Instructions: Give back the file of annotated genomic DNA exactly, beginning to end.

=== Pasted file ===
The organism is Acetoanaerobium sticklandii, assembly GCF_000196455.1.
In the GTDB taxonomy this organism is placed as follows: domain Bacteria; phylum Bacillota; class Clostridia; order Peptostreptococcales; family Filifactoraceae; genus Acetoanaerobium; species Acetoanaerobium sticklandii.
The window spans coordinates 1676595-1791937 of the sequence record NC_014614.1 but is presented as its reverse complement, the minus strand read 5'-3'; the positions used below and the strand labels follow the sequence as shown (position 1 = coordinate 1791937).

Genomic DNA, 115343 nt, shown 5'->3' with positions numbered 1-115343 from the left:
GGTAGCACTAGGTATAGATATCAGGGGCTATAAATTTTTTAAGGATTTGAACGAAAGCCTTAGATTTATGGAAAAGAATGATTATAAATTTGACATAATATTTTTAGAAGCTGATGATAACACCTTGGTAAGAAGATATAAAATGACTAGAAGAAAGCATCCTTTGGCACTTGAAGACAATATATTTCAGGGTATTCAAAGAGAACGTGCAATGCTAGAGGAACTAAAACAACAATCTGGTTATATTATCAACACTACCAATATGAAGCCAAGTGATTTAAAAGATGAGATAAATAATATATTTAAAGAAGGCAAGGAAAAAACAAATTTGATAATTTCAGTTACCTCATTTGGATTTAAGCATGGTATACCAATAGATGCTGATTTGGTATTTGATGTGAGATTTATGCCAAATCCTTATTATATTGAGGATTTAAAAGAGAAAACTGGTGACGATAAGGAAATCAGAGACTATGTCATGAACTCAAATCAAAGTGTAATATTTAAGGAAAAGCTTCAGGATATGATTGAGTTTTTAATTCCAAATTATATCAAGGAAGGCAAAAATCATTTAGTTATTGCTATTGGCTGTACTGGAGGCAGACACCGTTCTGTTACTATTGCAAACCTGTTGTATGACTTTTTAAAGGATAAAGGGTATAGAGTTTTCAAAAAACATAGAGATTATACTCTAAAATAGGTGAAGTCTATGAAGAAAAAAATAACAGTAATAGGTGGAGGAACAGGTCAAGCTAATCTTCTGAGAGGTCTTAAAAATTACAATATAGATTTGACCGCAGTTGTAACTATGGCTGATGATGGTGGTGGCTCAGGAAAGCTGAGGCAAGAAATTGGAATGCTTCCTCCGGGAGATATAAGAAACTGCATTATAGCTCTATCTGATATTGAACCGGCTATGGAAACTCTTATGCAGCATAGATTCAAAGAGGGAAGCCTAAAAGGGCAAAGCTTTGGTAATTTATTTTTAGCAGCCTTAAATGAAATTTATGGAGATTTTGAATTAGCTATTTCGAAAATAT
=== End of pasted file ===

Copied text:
The organism is Acetoanaerobium sticklandii, assembly GCF_000196455.1.
In the GTDB taxonomy this organism is placed as follows: domain Bacteria; phylum Bacillota; class Clostridia; order Peptostreptococcales; family Filifactoraceae; genus Acetoanaerobium; species Acetoanaerobium sticklandii.
The window spans coordinates 1676595-1791937 of the sequence record NC_014614.1 but is presented as its reverse complement, the minus strand read 5'-3'; the positions used below and the strand labels follow the sequence as shown (position 1 = coordinate 1791937).

Genomic DNA, 115343 nt, shown 5'->3' with positions numbered 1-115343 from the left:
GGTAGCACTAGGTATAGATATCAGGGGCTATAAATTTTTTAAGGATTTGAACGAAAGCCTTAGATTTATGGAAAAGAATGATTATAAATTTGACATAATATTTTTAGAAGCTGATGATAACACCTTGGTAAGAAGATATAAAATGACTAGAAGAAAGCATCCTTTGGCACTTGAAGACAATATATTTCAGGGTATTCAAAGAGAACGTGCAATGCTAGAGGAACTAAAACAACAATCTGGTTATATTATCAACACTACCAATATGAAGCCAAGTGATTTAAAAGATGAGATAAATAATATATTTAAAGAAGGCAAGGAAAAAACAAATTTGATAATTTCAGTTACCTCATTTGGATTTAAGCATGGTATACCAATAGATGCTGATTTGGTATTTGATGTGAGATTTATGCCAAATCCTTATTATATTGAGGATTTAAAAGAGAAAACTGGTGACGATAAGGAAATCAGAGACTATGTCATGAACTCAAATCAAAGTGTAATATTTAAGGAAAAGCTTCAGGATATGATTGAGTTTTTAATTCCAAATTATATCAAGGAAGGCAAAAATCATTTAGTTATTGCTATTGGCTGTACTGGAGGCAGACACCGTTCTGTTACTATTGCAAACCTGTTGTATGACTTTTTAAAGGATAAAGGGTATAGAGTTTTCAAAAAACATAGAGATTATACTCTAAAATAGGTGAAGTCTATGAAGAAAAAAATAACAGTAATAGGTGGAGGAACAGGTCAAGCTAATCTTCTGAGAGGTCTTAAAAATTACAATATAGATTTGACCGCAGTTGTAACTATGGCTGATGATGGTGGTGGCTCAGGAAAGCTGAGGCAAGAAATTGGAATGCTTCCTCCGGGAGATATAAGAAACTGCATTATAGCTCTATCTGATATTGAACCGGCTATGGAAACTCTTATGCAGCATAGATTCAAAGAGGGAAGCCTAAAAGGGCAAAGCTTTGGTAATTTATTTTTAGCAGCCTTAAATGAAATTTATGGAGATTTTGAATTAGCTATTTCGAAAATAT